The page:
Will it be second time lucky for Wallabies coach Michael Cheika at the World Cup? (Reuters: Toby Melville)
The AFL and NRL finals are dominating the attention of Australia’s sporting public at the moment, so you can be forgiven for only just now realising the men’s Rugby World Cup kicks off in Japan this evening.
How will the Wallabies fare? Who is favourite to win? What about an underdog? And who could be the star of the show?
Read on, as we preview what may happen between now and the final in Yokohama on November 2 when the Webb Ellis Cup is lifted once more.
Wallabies need to front up physically
Coming off a 2018 season in which they won only four of 13 Tests and with the Israel Folau saga still fresh in the mind, the Wallabies’ World Cup campaign may appear to have already been derailed before the squad had set foot on Japanese soil.
But a resounding 47-26 win over the All Blacks in Perth last month during the abridged Rugby Championship has given Wallabies supporters a degree of hope about their World Cup chances, although this should have more to do with the nature of their performance than the margin on the scoreboard.
The Wallabies showed how to beat any international side — not just New Zealand — by getting in the face of their opponents with aggression on both the defensive and attacking sides of the ball.
The fact the All Blacks were reduced to 14 players in Perth must be acknowledged, and the two-time defending World Cup champions did extract revenge the following week with a 36-0 Bledisloe Cup thumping of the Wallabies in Auckland.
Wallabies’ pool matches
|vs Fiji||Sapporo||September 21|
|vs Wales||Tokyo||September 29|
|vs Uruguay||Oita||October 5|
|vs Georgia||Shizuoka||October 11|
The Wallabies scored victories over the All Blacks in domestic Tests in the lead-up to the 2007, 2011 and 2015 World Cups yet came up empty handed when the Webb Ellis Cup was up for grabs. But the self-belief the Wallabies would have gained from how they played in Perth will be pivotal should they reach the knock-out stages — as expected — in Japan.
In terms of personnel, coach Michael Cheika has the back row depth he has so desperately wanted, giving him the option of adopting a ‘horses for courses’ approach.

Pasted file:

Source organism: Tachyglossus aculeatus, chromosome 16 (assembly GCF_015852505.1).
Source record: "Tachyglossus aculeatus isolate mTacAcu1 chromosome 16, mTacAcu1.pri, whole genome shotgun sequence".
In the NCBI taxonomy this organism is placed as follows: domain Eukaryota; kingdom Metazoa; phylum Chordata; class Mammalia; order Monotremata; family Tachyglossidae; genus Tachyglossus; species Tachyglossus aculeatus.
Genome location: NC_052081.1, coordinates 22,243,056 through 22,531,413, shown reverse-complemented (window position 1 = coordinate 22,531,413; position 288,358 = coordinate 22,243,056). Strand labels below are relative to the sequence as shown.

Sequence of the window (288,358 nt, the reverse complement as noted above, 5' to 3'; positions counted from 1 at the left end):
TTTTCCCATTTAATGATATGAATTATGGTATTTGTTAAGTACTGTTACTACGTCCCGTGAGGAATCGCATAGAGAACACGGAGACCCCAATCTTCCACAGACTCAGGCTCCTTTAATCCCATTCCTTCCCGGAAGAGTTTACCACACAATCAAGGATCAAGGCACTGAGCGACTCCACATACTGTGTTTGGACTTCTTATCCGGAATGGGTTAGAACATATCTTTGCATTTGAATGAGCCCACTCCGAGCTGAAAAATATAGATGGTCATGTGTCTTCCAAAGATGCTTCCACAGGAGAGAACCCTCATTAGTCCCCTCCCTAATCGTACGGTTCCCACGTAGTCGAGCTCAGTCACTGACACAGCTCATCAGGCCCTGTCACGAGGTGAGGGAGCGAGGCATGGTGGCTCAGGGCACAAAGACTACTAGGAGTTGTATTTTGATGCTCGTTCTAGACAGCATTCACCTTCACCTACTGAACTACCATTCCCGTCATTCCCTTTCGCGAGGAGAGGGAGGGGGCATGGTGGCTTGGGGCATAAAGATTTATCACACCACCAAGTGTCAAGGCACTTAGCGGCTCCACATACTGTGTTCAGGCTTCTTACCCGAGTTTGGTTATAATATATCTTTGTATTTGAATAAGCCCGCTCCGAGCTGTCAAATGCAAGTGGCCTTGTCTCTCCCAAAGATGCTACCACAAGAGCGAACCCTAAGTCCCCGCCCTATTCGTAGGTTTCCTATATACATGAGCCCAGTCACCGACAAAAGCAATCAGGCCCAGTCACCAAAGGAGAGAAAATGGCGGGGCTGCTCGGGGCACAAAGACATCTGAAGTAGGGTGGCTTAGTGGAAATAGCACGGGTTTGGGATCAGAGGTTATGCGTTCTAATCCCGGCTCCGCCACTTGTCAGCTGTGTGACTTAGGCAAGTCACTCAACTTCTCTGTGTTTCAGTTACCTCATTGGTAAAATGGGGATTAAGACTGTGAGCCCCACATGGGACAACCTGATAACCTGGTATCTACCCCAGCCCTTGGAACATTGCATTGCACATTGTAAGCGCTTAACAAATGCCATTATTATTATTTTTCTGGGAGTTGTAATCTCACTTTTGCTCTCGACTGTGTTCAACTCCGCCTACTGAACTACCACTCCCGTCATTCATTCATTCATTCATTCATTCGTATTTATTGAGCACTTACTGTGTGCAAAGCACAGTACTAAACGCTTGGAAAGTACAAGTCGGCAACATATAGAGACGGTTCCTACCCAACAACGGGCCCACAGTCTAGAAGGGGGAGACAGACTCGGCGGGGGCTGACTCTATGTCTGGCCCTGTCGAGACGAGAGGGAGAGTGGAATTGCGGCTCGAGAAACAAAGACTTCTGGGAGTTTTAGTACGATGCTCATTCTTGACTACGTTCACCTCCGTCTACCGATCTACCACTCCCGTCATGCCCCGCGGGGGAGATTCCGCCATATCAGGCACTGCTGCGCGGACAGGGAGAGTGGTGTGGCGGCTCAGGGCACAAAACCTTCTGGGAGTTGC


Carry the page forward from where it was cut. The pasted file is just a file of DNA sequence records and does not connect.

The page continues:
Cheika can use the dual openside flanker model he has previously favoured for his back row, with captain Michael Hooper and David Pocock on deck, while he has a destructive ball runner available in number eight Isi Naisarani and a line-out target in Lukhan Salakaia-Loto to play blindside flanker.
Folau’s absence has been negated to some extent by Kurtley Beale smoothly slotting in at full-back, a position considered to be his best, and the return of Australian rugby’s prodigal son James O’Connor has provided another midfield choice for the Wallabies.
The Wallabies begin the group stage against Fiji in Sapporo on Saturday before facing Wales, Uruguay and Georgia, with the clash against the Welsh set to decide who tops pool D and avoids the likely opponent of England in the quarter-finals.
How far can the Wallabies go? Making the 2015 World Cup final illustrated Cheika knows how to get the most out of his players, but a similar journey to the tournament decider this time around will depend on what Wallabies team — in terms of attitude — shows up in the knock-out stages.
A semi-final appearance would seem to be an on-par result for the Wallabies, however a deep run at the tournament should not be mistaken for being a sign that rugby union is in rude health in Australia, as the sport is struggling on several levels domestically.
England or All Blacks – who are favourites?
If you were to believe that the official World Rugby rankings dictate who is favourite to win in Japan, then the number one-ranked Ireland would be the team to beat but while the Irish are among the heavyweights, it is England and the All Blacks who should be topping the betting markets.
World Cup winners
England’s key weapon in Japan will not be taking the field; instead, Eddie Jones will be sitting in the grandstand as he looks to add a World Cup crown as head coach to his enviable track record at rugby union’s global showpiece.